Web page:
Project Purple Shines Light On Pancreatic Cancer

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Vin Kampf at the memorial in Agawam Park. DANA SHAW

Vin Kampf remembers the day he got the call. It was six years ago and his parents were on the other end.

“Uncle Bill has pancreatic cancer,” they told him.

In the years since, Kampf’s connection to the devastating disease has only grown, both in losses — two of his friends’ mothers died within months of their diagnoses — and in advocacy, as program director of Project Purple, a non-profit organization dedicated to raising funds and awareness.

But at the time of that phone call, the Southampton native knew next to nothing about pancreatic cancer.

“I was like, ‘Oh, he’ll just go get chemo and everything will be fine,’” Kampf recalled. “And then you open up Google and you type in those words and, six years ago, it was an 8 percent survival rate — and you start seeing names like Steve Jobs and Patrick Swayze, all these famous people are passing away from it, too. So it was hard.”

Today, that celebrity list includes Alex Trebek, Ruth Bader Ginsburg, Aretha Franklin, John Lewis, Alan Rickman and others. And of the 60,430 people diagnosed with pancreatic cancer annually, only 10 percent survive.

To shine a light on pancreatic cancer and remember those lost, Project Purple lit up four East End locations purple last week — the World War Memorial in Agawam Park and the Windmill Lane Firehouse in Southampton, the North Sea Firehouse, and the Bridgehampton Fire Department — in an effort to raise awareness for the third-leading cause of cancer-related deaths that has no early detection or cure.

The light-up initiative launched during Pancreatic Cancer Awareness Month on November 18, which was World Pancreatic Cancer Day, explained Kampf. They remained aglow through last Wednesday with the goal of inspiring passersby to get curious, ask questions and donate to the cause — while reminding patients that they are not alone.

“Hopefully it touches at least one person,” Kampf said. “If one person is affected by this disease and they can see that light and learn about us and learn about what we do, and we can do something to support them, it makes it all worth it.

“It’s really just turning a light on,” he continued. “It’s like with everything: Until it touches you, you don’t really know how drastic it is.”

According to the American Cancer Society, pancreatic cancer accounts for approximately 3 percent of all cancers in the United States, but about 7 percent of cancer deaths. Early pancreatic cancers typically do not cause any signs or symptoms — and by the time they do, they have often grown very large or spread outside of the pancreas.

“Nine out of 10 people diagnosed have a five-year survival rate — and the majority of them don’t even last a year,” Kampf said. “It’s hard, hard, hard to talk about that. I went through it, I know. I didn’t want to talk about it with my uncle.”

Bill Kampf, who worked as a carpenter in East Hampton, had been struggling with lower back pain before he went to see a doctor, who immediately diagnosed him with pancreatic cancer after looking at his scans, his nephew said. Other symptoms can include jaundice, abdomen pain, weight loss and poor appetite, nausea and vomiting, blood clots, and diabetes — but more often than not, these signs do not surface until it’s too late, Kampf said.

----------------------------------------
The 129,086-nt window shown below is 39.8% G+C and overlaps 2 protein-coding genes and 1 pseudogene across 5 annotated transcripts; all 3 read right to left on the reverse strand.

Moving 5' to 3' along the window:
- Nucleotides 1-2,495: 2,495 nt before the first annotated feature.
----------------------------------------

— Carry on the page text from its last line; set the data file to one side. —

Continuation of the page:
“Testicular cancer, you can feel it. Skin cancer, you can see it. Breast cancer, we have mammograms, you can touch it and you can feel it — awesome, we can do those things,” he said. “But with pancreatic, there’s no signs or symptoms until it’s stage 4 and progressed.”

Before Bill Kampf died just nine months after his diagnosis, he saw his daughter get married and spent as much time as he could with his loved ones, his nephew said. “It was tough to see the family go through that,” he said, “and just how fast it took him.”

As part of its efforts, Project Purple helps fund research for early detection and finding a cure — currently in partnership with Beth Israel Deaconess Medical Center, Tufts Medical Center and University of Nebraska Medical Center — but it is a consistent uphill battle, Kampf said.

“We’re coming off of the New York City Marathon, where we raised close to $400,000,” he said. “But then you get a phone call that someone is battling and they need financial assistance, or someone we gave financial assistance to had just passed. You go from these highs to lows to highs to lows.

“At the end of the day, even with those emotional rollercoasters, it’s been one of the most rewarding things I’ve ever been a part of,” he continued, “and I don’t foresee myself leaving it until we find a cure, or an early detection test that can help people live longer.”

The second branch of Project Purple’s support comes through its Patient Financial Aid Program, which assists all applicants with medical, pharmaceutical and everyday living expenses. The organization also sends out free care packages to anyone fighting pancreatic cancer, in its mission to improve the lives of patients and work toward a world free from the disease.

“We don’t want to be doing this job in five years,” Kampf said. “But we’re here, we’re fighting for it, and one day, we’ll have early detection. One day, we’ll have a cure, I’m sure of it. It might be slow, it might take some time, but we’re gonna get there.”

For more information about Project Purple, visit projectpurple.org. To donate, visit donate.projectpurple.org/campaign/shine-a-light-on-pancreatic-cancer/c368811.

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